Accusations of sexual misconduct at William and Mary begin with a formal complaint to the “Compliance and Equity” office. The office evaluates such reports within 72 hours and makes decisions about whether to proceed with an investigation and whether or not the accused represents an “ongoing threat.” The fact is, students can sometimes be put on probation or suspended even before an investigation begins.

Trained investigators then collect and review evidence from both parties, including medical records, email, and social media posts, and interview relevant witnesses. They prepare an investigative report and submit it to either a “Determination Official” or a committee sitting under the Determination Official's guidance.

The committee may hold a “live” conference for the purposes of evaluating the evidence and assessing witness credibility. Within two days of this conference, the Determination Official issues a finding and, in consultation with the Dean of Students, assigns any necessary sanctions. Either side may then appeal to an “Appellate Officer” whose decision is final.

Possible Sexual Misconduct Penalties

Sexual Misconduct cases can produce a variety of results under William and Mary's policies. The school offers unique judicial options, for instance, such as “restorative justice” and other “mediated solutions.”

In addition, the school can issue a wide range of sanctions to those found “responsible” for sexual misconduct. These can include anything from verbal warnings to probation, suspension, or expulsion. Expulsion comes with a notation on the student's transcript about the nature of the expulsion, though students can petition for this notation to be removed after three years. Respondents should not be mislead by the school, however, and believe that Title IX or sexual misconduct proceedings are an "educational" opportunity. Everything is on the line, however, because schools often use the sanction of suspension as a baseline if a student is found responsible.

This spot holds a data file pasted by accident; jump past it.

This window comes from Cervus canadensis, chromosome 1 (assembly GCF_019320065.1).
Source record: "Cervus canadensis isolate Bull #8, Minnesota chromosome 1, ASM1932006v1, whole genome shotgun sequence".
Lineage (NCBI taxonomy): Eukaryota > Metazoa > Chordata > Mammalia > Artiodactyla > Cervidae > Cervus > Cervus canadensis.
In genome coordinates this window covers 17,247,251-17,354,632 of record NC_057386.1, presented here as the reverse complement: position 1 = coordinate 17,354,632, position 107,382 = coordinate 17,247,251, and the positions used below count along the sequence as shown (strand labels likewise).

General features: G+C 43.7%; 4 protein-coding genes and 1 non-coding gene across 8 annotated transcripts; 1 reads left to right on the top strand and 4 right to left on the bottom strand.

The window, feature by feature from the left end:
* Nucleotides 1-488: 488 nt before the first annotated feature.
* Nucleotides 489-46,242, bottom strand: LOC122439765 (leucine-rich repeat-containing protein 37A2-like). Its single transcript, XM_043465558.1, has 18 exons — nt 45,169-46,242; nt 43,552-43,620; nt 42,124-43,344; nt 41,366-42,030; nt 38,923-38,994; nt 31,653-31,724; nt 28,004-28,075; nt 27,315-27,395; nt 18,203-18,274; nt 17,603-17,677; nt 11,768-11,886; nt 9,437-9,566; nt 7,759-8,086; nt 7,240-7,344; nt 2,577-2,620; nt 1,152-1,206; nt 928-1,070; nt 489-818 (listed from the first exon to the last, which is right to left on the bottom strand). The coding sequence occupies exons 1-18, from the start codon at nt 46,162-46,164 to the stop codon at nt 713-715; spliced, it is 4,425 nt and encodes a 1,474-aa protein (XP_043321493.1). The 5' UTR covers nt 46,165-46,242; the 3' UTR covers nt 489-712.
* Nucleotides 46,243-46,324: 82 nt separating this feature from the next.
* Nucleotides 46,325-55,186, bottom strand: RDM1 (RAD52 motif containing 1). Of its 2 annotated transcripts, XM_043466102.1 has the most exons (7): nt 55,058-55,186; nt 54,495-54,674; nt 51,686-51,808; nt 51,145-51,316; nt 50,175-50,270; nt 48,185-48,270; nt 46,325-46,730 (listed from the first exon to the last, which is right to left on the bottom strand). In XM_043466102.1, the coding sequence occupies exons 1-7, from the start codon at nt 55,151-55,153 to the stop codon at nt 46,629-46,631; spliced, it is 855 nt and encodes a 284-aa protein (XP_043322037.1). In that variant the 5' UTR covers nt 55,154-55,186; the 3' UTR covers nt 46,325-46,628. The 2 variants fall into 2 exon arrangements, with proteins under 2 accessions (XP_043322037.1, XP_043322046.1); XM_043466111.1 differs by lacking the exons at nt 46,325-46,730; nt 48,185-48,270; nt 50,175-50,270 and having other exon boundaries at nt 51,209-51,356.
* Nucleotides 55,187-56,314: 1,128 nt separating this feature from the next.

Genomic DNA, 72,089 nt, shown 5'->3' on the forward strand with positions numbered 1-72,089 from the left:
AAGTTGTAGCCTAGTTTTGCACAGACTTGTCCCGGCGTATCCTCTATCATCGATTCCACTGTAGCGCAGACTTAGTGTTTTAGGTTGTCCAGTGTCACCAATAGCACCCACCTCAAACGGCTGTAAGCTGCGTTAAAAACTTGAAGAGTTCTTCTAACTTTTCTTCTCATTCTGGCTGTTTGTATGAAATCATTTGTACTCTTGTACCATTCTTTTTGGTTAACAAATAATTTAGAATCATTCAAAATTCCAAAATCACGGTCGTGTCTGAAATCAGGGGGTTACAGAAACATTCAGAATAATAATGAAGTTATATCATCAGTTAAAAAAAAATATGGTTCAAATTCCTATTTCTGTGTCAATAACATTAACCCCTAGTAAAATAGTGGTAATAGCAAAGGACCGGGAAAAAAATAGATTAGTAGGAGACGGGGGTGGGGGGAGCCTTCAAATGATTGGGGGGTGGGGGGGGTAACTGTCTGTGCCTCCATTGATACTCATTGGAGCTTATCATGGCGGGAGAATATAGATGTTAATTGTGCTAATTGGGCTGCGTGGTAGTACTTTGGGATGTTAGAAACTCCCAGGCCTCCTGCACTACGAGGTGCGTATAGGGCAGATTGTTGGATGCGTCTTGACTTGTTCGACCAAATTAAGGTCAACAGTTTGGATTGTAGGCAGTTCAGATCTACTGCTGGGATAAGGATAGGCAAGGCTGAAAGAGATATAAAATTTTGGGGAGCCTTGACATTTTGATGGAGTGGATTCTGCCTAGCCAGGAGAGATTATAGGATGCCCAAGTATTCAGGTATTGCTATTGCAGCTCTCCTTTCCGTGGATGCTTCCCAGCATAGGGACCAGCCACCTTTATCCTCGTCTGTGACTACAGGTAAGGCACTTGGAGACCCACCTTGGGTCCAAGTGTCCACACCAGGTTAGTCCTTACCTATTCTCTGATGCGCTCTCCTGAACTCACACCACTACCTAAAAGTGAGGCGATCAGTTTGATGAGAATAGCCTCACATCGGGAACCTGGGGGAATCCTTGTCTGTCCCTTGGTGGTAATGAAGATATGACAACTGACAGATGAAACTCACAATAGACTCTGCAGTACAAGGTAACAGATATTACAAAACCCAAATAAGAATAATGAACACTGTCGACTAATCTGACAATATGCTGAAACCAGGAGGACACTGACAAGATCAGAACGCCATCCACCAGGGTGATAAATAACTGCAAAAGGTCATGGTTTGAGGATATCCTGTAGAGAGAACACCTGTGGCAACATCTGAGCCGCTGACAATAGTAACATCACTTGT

You Need Joseph D. Lento - A National Expert in Title IX Sexual Misconduct Cases

As the above information makes clear, the stakes are high in sexual misconduct cases. Students' educational careers can be disrupted or worse: allegations that become public can haunt a student well beyond their academic career. The academic disciplinary system can be complex, and its rules frequently change. It doesn't operate like a court of law and doesn't afford defendants the same rights. An attorney who isn't experienced in these matters can quickly get in over their head.

Joseph D. Lento has served as an advisor in hundreds of Title IX sexual misconduct cases nationwide. He is empathetic and dogged in his determination to reach a fair outcome. Joseph D. Lento understands Title IX law, but he also knows how to navigate university policies and procedures. If you or your child should find yourself accused of sexual misconduct, make sure your first call is to an experienced attorney. Make sure you call Joseph D. Lento.

For more information, contact the Lento Law Firm at 888-555-3686, or use our automated online form.

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If you, or your student, are facing any kind of disciplinary action, or other negative academic sanction, and are having feelings of uncertainty and anxiety for what the future may hold, contact the Lento Law Firm today, and let us help secure your academic career.